Sunday, October 9, 2016

The Oregon Coast, from Cannon City to Brookings

Our day-long drive from southern Idaho to the Oregon Coast takes us through the Columbia River Gorge along I-84. Rain is predicted all day, but we catch a lucky break and most of the day is dry but overcast and gloomy. The gorge is spectacular and I wish we have time to explore it thoroughly. The south side of the Columbia River, in Oregon (Washington is to the north of the river), is dotted with waterfalls, most notably Multnomah Falls (620 feet!), but it is raining by the time we reach this point, and we are anxious to get to our destination, so no stopping.

The beginning of this year's trip is centred around the Oregon Coast. It is the reason we leave in early September, although means we have to return home by the beginning of March when the weather at home can still be very nasty! We are hoping for good weather here, and for the two weeks it takes us to wind our way down Highway 101 it is mostly sunny and warm. We are told the weather is unusually good for September, and we're glad - and relieved - for that.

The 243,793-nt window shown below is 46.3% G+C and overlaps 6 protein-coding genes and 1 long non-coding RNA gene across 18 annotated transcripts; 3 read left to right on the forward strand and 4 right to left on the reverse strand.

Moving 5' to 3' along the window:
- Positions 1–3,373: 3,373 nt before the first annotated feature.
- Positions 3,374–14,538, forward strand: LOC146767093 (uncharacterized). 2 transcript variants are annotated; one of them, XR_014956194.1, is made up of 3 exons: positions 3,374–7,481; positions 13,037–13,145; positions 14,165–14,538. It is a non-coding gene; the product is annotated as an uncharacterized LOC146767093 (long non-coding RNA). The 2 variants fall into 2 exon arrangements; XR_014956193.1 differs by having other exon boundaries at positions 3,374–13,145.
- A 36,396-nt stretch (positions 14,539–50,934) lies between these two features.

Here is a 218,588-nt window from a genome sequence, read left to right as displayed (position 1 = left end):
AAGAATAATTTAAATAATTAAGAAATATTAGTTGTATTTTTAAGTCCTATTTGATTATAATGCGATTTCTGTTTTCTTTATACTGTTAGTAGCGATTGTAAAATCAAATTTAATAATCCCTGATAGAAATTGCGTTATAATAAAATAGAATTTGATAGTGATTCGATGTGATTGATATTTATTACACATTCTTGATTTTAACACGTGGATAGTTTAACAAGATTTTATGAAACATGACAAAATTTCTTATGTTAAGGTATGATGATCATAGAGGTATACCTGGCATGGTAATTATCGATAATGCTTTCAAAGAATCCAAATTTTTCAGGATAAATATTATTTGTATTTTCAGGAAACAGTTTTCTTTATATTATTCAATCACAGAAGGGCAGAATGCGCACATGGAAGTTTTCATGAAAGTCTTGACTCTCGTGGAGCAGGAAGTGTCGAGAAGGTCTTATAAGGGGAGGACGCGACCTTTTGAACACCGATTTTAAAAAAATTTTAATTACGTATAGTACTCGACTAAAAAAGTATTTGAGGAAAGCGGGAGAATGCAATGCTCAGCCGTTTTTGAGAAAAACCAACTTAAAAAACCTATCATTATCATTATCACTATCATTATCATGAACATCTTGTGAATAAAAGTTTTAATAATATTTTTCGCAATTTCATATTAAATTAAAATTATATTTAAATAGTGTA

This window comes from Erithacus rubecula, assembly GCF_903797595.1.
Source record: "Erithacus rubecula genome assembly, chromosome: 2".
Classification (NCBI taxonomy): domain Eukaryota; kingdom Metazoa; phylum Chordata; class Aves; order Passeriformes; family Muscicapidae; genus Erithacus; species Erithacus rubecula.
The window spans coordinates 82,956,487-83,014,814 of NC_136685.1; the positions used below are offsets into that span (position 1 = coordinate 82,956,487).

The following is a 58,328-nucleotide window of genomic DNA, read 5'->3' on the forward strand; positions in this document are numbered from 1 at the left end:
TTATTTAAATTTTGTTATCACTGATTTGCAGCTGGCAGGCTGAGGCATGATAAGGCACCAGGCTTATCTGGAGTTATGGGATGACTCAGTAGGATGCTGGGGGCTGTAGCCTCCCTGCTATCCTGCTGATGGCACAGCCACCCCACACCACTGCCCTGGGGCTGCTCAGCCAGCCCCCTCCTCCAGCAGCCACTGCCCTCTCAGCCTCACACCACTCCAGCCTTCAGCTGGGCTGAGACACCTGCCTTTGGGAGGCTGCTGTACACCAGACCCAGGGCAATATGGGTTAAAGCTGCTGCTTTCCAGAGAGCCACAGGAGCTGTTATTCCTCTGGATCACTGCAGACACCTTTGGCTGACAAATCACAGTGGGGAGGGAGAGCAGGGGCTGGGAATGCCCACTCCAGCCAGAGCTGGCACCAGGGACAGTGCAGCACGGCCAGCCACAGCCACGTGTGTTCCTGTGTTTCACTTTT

Around Tillamook - mmm, cheese!
Haystack Rock on Cannon Beach
We start this leg of the trip staying in Netarts, just outside of Tillamook (famous for its fabulous cheese), but drive as far north as Cannon City. This is the beach in Cannon City, a great tourist town with lots of local character. Sorry, yes, we skip the town of Astoria in the north, a fishing and tourist village at the mouth of the Columbia River.
That's mist; the forest is not on fire!
A beach somewhere along the drive to Cape Meares which is the northernmost headland along the "Three Capes" route. You can see how wet it is as the mist rolls off the forested cape. It often looks like this.
Painters at Hug Point State Park
These painters are spending the day capturing the scenery in their own way.